Making the jump from aloneness, and the loneliness associated with it, to the kind of solitude in which life gestates and yields creativity in the true sense of the word, is not something achieved through will power. Neither can we try to effect solitude, because we are curious to know what it is like to experience some sort of higher spiritual state.

Solitude is not about being in a higher state. It is about acceptance of the present moment in the full knowledge that it is as it is, whether it is a moment of joy or sadness or intense boredom.

Inherent to solitude, as opposed to loneliness, is the expectation that there is also something deeper and greater than anything we might be experiencing or thinking about in this present moment. Solitude, if we will allow it, makes it possible for the moment to be inhabited by Love itself, a Love which re-clothes us in the nakedness of what would otherwise be our loneliness.

Since solitude is not chosen and yet never fails to deliver what it promises, it is essential that a person simultaneously seeks and waits for solitude to come to them, that they wait for it to happen, rather than actively seeking it out.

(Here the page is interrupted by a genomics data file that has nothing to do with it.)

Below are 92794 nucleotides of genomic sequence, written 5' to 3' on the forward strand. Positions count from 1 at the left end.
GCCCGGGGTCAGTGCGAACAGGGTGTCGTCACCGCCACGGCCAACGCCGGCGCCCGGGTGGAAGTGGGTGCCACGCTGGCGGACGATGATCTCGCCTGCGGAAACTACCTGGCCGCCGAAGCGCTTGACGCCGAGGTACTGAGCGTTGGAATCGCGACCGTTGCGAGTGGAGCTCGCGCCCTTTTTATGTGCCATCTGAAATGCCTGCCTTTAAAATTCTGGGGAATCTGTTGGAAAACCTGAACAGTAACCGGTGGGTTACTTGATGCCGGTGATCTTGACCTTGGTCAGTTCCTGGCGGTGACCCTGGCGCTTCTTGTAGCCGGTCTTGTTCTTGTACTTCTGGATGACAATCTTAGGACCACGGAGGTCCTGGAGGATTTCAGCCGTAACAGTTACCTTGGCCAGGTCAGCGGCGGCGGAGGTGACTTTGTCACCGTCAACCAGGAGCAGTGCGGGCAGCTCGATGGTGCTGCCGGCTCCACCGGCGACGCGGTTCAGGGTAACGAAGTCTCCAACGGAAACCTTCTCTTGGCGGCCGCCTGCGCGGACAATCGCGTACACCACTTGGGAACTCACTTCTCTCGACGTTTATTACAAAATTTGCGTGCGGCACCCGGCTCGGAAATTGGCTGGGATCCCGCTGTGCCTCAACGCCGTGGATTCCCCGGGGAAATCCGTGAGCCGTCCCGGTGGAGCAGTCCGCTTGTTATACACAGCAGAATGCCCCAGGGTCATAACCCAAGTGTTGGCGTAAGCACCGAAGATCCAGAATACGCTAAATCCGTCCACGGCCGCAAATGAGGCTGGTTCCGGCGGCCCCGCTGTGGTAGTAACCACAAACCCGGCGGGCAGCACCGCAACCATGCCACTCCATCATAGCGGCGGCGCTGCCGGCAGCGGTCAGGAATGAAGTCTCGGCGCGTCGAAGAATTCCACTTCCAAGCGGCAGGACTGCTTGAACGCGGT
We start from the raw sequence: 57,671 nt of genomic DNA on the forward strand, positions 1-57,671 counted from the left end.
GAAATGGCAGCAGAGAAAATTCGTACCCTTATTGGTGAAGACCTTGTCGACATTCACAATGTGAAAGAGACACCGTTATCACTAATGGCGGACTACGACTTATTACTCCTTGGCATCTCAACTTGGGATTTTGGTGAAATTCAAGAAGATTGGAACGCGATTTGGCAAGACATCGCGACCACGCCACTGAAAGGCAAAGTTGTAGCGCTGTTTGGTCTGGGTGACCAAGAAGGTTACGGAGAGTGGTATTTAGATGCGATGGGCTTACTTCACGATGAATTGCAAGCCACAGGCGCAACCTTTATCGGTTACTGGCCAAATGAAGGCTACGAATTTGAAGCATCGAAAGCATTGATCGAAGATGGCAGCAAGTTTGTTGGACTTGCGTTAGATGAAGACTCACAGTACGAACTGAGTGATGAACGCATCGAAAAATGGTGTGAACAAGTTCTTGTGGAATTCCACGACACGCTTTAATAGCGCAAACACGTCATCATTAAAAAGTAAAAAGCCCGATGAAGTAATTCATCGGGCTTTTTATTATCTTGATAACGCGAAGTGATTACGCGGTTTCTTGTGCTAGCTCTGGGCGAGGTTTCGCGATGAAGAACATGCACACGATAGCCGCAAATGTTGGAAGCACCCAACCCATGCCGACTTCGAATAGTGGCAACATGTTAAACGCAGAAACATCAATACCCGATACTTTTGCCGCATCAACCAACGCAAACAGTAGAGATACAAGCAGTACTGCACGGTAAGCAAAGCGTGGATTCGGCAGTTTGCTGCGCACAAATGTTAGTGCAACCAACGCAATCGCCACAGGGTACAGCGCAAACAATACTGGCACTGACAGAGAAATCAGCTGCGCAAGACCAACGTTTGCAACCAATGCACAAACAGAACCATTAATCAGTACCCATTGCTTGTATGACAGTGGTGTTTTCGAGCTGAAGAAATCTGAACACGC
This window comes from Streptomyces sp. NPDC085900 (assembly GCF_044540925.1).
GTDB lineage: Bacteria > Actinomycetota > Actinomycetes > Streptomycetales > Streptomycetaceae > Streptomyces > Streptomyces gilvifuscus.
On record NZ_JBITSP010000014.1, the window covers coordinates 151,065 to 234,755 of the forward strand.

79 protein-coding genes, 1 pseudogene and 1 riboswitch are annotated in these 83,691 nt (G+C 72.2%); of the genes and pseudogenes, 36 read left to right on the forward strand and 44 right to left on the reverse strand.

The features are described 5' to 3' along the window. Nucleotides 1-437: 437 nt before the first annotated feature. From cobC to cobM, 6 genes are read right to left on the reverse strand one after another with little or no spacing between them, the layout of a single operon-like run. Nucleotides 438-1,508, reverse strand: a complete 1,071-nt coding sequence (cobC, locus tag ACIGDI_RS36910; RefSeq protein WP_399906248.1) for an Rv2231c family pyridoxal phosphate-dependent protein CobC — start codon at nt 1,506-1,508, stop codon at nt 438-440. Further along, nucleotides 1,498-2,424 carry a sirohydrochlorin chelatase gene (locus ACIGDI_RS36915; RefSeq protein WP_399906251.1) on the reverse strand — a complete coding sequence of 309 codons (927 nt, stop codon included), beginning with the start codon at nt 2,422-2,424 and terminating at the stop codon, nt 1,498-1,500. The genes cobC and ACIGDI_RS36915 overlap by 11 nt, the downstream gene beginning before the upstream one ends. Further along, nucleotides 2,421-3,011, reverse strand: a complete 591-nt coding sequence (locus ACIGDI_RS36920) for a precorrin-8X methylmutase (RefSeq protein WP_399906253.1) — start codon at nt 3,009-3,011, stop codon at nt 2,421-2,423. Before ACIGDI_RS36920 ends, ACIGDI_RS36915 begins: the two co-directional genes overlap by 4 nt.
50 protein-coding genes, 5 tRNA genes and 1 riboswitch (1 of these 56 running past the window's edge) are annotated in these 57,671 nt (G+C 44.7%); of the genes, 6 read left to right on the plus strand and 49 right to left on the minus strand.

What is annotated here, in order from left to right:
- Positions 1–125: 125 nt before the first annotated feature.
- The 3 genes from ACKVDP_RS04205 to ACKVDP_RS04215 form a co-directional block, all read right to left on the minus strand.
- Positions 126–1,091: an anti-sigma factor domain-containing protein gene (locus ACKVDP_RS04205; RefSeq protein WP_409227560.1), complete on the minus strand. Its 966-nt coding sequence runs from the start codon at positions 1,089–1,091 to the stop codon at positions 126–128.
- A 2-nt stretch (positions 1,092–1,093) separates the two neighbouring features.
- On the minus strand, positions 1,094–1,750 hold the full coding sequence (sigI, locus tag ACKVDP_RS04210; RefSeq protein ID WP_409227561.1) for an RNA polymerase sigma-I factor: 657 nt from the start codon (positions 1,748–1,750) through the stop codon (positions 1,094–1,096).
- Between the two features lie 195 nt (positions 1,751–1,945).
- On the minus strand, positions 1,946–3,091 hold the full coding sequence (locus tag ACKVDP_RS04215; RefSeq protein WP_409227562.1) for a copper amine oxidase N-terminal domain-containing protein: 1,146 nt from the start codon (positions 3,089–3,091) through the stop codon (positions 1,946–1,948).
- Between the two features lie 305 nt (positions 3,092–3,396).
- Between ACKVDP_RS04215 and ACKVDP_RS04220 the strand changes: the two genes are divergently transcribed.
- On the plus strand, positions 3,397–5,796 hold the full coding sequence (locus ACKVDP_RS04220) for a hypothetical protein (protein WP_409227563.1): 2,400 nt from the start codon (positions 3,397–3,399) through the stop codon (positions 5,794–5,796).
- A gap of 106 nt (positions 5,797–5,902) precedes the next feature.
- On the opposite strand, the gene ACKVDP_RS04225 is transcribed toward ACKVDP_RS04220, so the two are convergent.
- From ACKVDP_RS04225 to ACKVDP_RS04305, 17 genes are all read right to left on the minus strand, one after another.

This is a question of disponibilité, to borrow from the French philosopher Simone Weil. To be disponible is to be fully available, permanently ‘on call’ to the one who promises. It is a state of mind and heart which can take a lifetime to learn, especially if a person has experienced real loneliness and depression. Depression is, among other things, an acute state of vulnerability and abandonment, possibly including a sense of having been abandoned by God. Such a person might be distrustful of methods for dealing with depression which have a religious ‘tinge’ to them. They may not trust religion at all.

Re-generative and transforming solitude comes about as a gift in its own right. It is the antidote to the causes of depression, although it will not cure depression itself. Depression, we are learning, is a chemical imbalance as much as an emotional one and needs to be treated accordingly.